Smarts not exclusive to two legs

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    It’s natural to put ourselves in the center of the universe, to think of everything in terms of how we are affected. That’s the way we’re programmed. Our reality is based on seeing the world from our individual perspective. We think of ourselves first, and then maybe some friends and a few close family members.

    For some people, their best friends are their pets.

    It can only be described as mutual admiration. Love is exchanged, despite the fact that some of these friends have four legs or no legs, are furry or slimy or even have scales or a tough hide.

    Talk to the people and you’ll hear stories about how their pets have saved their lives by attracting help during a time of emergency, or how they provided comfort during a time of grief after the death of a spouse.

    Talk to the animals and you’ll get eyes that look knowingly back at you, or a tongue lick on the cheek, or a purr. Even still, consult with an animal communicator and you may get volumes about a pet’s intentions. I’ve met with many, and what this new perspective on my pets has given me is a profound appreciation that all species are intelligent.

    Many people say animal communicators are nothing more than con artists who bilk grieving pet owners out of cold, hard cash. To them I say, "Wake up!" Get wise to the fact that all of nature is intelligent. Some people are quick to embrace the notion of Intelligent Design – in denial that life on earth has evolved over time – and yet, they are unwilling to accept the fact that intelligence exists in people’s pets. They must equate intelligence to brain size. The true question is, how do you define intelligence?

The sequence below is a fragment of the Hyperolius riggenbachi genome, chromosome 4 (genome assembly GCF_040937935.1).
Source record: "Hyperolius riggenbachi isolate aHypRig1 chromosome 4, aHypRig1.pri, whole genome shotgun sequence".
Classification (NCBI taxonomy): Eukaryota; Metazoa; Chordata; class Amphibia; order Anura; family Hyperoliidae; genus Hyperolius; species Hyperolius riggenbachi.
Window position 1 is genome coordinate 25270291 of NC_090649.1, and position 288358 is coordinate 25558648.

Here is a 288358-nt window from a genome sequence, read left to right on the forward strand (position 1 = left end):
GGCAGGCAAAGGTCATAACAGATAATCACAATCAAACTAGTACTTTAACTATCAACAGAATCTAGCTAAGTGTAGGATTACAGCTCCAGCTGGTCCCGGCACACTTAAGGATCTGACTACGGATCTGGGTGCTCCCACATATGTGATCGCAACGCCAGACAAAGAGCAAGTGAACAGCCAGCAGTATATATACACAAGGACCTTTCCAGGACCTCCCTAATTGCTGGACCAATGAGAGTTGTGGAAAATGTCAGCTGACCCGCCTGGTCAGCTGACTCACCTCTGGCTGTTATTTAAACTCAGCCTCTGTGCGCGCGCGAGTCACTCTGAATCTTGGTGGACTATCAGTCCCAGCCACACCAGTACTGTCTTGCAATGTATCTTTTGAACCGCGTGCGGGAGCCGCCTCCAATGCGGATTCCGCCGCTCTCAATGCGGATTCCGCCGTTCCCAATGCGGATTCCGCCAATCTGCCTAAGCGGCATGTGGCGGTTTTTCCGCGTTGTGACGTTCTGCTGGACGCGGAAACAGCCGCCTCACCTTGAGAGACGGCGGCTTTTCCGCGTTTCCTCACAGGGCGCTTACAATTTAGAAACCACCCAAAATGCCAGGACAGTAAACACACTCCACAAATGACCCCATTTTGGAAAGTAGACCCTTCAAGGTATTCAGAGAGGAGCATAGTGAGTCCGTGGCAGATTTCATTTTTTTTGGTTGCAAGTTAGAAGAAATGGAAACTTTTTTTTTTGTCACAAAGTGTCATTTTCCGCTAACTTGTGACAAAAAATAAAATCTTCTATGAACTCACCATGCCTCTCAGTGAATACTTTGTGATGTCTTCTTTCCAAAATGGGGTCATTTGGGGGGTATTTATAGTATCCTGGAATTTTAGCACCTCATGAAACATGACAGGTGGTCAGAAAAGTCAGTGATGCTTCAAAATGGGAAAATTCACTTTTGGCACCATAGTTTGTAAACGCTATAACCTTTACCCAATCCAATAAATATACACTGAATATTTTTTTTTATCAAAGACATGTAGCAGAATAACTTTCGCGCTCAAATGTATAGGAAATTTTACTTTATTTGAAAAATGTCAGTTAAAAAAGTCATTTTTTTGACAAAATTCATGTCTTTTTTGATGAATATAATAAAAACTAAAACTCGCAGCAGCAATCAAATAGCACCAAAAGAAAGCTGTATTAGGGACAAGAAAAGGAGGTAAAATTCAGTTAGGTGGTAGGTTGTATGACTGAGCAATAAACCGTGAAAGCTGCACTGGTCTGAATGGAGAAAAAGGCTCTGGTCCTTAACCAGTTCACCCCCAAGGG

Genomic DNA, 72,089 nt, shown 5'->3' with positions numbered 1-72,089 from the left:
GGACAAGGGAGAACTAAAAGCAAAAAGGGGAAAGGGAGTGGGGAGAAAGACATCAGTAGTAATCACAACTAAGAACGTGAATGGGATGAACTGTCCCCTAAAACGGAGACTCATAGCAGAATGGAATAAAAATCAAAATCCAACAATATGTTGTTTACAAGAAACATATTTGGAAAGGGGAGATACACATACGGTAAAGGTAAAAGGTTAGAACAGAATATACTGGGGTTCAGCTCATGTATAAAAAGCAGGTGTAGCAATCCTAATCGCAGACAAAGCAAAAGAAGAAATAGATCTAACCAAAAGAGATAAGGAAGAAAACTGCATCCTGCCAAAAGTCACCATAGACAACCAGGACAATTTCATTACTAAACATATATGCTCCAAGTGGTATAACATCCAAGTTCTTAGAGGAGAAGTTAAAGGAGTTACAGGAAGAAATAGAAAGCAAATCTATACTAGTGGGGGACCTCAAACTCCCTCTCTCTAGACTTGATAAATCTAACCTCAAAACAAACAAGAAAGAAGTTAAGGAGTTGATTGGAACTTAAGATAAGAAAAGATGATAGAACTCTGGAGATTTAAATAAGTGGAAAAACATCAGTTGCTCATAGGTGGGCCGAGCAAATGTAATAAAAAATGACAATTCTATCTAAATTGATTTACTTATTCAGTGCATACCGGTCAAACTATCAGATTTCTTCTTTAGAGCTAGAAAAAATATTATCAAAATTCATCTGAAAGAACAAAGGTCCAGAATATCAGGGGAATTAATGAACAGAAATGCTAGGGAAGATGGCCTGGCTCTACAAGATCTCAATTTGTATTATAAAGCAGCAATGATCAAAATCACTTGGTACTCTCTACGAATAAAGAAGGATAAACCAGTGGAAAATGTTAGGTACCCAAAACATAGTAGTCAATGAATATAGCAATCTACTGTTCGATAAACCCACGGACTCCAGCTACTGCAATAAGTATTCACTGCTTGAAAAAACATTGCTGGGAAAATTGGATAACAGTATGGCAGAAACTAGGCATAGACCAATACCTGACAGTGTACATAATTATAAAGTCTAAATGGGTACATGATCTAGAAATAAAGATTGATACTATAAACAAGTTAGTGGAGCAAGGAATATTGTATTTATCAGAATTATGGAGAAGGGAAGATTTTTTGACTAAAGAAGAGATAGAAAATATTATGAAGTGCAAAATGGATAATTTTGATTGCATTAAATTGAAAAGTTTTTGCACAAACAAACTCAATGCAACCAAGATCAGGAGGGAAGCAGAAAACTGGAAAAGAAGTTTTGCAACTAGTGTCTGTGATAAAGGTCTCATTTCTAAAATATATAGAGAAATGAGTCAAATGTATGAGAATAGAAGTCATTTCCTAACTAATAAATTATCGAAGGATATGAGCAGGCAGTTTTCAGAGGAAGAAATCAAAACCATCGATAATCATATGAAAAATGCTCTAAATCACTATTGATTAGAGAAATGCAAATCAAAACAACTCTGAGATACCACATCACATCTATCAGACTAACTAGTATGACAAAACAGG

For the past decade, corporate America has been buzzing about Emotional Intelligence, embracing the notion that our emotional and social skills – separate from our IQ – are critical in our personal success. Educators are coming into agreement that some children process information better kinesthetically, through movement, than through traditional reading and listening. And it’s only a matter of time before humanity understands to what degree intuitive intelligence informs us about life and how to live it.

    It is the recognition of all of these intelligences – cognitive, emotional, intuitive – that separates someone who views a dog as just a stupid animal that deserves to be kicked around once in a while from someone who is aware that a dog does much more than bark when he has something to say.

    There are people who embrace a symbiotic relationship between all species on this planet, and there are those who just haven’t evolved enough to know that some of the ideas that come into their heads come from the dog walking down the street or a whale halfway around the world.

    It’s not about anthropomorphizing. It’s the recognition that life comes in many forms, and you cannot judge the value of a living being by whether it walks upright on two legs.

    And so when Orville and Geraldine jump in their small motorboat and set out from Salisbury Beach, Mass., for a good time, with Buster their dog wearing his skipper’s hat and lucky cape, don’t make fun of them. Let Buster enjoy his time in the sun. Maybe he enjoys dressing up and making his daddy and mommy happy – more than anything in the world.

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